SUNNYVALE (KPIX 5) — A turf war is brewing in Sunnyvale between two old neighbors, the Heritage Park Museum and the Heritage Park Orchard over part of the city’s heritage.
“We are totally out of space,” said Laura Babcock, the Director of the museum.
She says the museum had to compact its technology exhibits into tiny wall cubicles, and its research area is only one cramped room.
It wants to expand out from its back wall, but that would doom about six perfectly healthy apricot trees.
“They would be cut down so that the footprint of the building would go there. Of course there are many places on the orchard where you could plant those trees, or new trees,” Babcock said.
But apricot grower Charlie Olson is fighting the plans.
“If you keep chipping away at the orchard, there is nothign left to farm,” Olson said.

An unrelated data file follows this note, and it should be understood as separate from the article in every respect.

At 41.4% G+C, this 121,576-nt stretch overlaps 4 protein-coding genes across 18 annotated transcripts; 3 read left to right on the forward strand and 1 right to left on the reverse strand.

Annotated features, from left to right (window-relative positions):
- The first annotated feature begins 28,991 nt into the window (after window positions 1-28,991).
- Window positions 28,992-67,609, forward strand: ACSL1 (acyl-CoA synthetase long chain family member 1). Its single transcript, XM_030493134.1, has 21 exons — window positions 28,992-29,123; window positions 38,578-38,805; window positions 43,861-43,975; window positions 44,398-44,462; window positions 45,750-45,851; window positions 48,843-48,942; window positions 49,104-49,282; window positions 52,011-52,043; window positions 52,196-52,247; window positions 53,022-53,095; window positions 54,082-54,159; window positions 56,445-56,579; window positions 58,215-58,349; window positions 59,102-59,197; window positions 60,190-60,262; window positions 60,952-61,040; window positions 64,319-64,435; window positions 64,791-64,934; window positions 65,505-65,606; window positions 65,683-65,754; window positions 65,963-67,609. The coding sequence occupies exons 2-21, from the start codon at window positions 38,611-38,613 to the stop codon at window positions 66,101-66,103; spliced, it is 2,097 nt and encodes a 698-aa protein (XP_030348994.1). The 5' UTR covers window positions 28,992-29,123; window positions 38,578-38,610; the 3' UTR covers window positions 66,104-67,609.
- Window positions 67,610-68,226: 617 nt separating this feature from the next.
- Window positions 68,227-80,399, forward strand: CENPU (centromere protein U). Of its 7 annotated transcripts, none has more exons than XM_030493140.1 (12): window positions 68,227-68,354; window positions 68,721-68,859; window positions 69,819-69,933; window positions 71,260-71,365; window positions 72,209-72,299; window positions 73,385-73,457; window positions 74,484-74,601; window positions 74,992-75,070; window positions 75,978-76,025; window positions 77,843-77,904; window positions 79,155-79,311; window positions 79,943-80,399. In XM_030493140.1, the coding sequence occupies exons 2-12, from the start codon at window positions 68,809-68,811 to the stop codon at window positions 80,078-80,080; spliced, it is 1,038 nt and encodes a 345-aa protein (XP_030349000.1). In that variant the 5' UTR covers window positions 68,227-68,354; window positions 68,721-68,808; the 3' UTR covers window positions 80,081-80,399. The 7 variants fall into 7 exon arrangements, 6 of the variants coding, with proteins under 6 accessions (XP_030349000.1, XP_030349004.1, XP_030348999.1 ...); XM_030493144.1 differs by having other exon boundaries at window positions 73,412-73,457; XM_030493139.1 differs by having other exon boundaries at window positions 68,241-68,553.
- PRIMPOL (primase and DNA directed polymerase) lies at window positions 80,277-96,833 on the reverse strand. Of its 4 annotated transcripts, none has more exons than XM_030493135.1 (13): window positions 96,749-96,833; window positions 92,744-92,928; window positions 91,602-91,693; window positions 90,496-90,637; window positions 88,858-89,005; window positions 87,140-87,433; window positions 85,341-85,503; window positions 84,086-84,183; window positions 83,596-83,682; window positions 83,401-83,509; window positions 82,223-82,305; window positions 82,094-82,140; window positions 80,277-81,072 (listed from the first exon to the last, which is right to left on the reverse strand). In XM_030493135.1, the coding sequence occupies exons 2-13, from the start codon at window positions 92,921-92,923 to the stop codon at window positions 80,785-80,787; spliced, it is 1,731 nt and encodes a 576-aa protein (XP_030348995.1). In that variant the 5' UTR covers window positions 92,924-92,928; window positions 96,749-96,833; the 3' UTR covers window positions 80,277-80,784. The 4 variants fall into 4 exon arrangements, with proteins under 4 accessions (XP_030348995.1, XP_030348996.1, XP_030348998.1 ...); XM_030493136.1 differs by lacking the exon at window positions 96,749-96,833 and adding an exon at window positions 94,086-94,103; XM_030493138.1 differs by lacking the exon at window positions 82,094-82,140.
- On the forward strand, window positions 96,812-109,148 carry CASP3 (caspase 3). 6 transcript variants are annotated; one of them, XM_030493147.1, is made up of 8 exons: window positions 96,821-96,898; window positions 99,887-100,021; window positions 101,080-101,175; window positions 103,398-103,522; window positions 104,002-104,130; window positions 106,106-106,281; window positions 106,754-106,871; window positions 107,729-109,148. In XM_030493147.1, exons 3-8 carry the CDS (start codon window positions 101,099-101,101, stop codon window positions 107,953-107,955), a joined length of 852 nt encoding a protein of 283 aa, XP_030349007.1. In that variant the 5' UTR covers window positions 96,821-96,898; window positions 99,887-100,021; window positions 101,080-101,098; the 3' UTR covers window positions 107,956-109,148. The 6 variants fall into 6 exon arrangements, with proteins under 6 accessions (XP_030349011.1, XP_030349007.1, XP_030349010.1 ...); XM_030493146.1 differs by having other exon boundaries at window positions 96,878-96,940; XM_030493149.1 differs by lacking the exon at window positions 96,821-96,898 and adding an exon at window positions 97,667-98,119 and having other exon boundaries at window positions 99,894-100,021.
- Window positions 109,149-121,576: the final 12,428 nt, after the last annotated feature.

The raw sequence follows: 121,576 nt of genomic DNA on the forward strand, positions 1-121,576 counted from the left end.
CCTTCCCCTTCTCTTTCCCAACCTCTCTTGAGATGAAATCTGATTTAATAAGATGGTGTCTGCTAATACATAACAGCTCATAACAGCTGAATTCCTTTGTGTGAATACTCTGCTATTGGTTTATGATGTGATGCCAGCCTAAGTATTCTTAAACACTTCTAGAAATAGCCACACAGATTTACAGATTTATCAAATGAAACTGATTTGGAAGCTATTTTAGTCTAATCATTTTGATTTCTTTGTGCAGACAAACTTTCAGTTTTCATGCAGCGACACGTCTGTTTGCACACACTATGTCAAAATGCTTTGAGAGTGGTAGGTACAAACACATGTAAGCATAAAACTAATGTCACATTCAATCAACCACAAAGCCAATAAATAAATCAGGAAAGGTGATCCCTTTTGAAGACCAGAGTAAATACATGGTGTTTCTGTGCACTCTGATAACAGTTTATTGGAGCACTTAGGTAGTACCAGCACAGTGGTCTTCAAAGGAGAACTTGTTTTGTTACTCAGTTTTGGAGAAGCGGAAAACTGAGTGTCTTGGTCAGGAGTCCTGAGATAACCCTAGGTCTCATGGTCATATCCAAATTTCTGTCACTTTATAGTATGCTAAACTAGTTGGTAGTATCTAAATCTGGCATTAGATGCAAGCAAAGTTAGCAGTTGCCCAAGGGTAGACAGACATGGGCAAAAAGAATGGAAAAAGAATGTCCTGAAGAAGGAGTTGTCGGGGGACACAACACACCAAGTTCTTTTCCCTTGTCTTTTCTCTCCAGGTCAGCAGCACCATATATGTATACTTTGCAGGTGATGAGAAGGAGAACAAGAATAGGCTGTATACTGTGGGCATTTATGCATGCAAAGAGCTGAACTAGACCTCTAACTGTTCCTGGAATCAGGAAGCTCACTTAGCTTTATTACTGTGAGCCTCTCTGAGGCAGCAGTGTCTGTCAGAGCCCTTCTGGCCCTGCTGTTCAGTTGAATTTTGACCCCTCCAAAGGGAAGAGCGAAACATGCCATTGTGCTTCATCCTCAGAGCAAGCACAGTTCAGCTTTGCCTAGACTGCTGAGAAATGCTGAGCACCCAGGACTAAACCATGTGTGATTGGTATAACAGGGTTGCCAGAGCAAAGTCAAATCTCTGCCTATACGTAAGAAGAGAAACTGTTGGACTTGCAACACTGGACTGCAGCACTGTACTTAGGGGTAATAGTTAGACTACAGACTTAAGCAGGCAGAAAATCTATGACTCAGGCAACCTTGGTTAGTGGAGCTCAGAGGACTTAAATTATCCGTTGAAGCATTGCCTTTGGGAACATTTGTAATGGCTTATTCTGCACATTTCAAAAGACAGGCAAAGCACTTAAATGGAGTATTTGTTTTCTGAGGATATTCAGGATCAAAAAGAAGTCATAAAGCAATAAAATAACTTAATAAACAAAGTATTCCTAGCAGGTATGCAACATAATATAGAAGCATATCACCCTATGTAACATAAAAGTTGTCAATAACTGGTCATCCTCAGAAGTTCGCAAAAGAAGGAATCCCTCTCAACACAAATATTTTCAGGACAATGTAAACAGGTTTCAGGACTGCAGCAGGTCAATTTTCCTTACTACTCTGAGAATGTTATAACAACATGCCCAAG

The orchard is owned by the city of Sunnyvale, which bought it with the intent to preserve it for future generations.
Olson, 84, has farmed apricots and cherries in Sunnyvale since he was a kid. He was contracted to tend to the orchard and grow apricots.
“You have to speak up for the trees because they can’t speak for themselves,” Olson said.
The museum says only six out of 800 trees on the 10 acre plot would be lost. “There’s room for everyone here. It’s only a minute amount of trees,” Babcock said.
But Olson says the museum has been expanding every few years, and worries that it will continue, if he doesn’t speak up.
“We should keep it an orchard, because that’s what Sunnyvale started as,” Olson said.
The museums expansion proposal passed the Sunnyvale Parks Commision and now faces another hearing in the city council. The issue is expected to be decided sometime in August.